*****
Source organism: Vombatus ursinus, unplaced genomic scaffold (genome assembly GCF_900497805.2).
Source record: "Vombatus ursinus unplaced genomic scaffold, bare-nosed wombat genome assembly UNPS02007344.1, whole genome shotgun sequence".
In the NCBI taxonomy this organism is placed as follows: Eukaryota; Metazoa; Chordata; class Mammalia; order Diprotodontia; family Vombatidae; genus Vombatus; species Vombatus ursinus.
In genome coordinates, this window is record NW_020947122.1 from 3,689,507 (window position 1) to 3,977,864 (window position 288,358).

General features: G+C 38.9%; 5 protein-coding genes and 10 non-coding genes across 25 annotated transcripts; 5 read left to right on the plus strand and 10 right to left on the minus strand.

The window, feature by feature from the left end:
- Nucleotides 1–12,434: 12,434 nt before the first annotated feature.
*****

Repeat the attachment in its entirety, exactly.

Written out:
Source organism: Vombatus ursinus, unplaced genomic scaffold (genome assembly GCF_900497805.2).
Source record: "Vombatus ursinus unplaced genomic scaffold, bare-nosed wombat genome assembly UNPS02007344.1, whole genome shotgun sequence".
In the NCBI taxonomy this organism is placed as follows: Eukaryota; Metazoa; Chordata; class Mammalia; order Diprotodontia; family Vombatidae; genus Vombatus; species Vombatus ursinus.
In genome coordinates, this window is record NW_020947122.1 from 3,689,507 (window position 1) to 3,977,864 (window position 288,358).

General features: G+C 38.9%; 5 protein-coding genes and 10 non-coding genes across 25 annotated transcripts; 5 read left to right on the plus strand and 10 right to left on the minus strand.

The window, feature by feature from the left end:
- Nucleotides 1–12,434: 12,434 nt before the first annotated feature.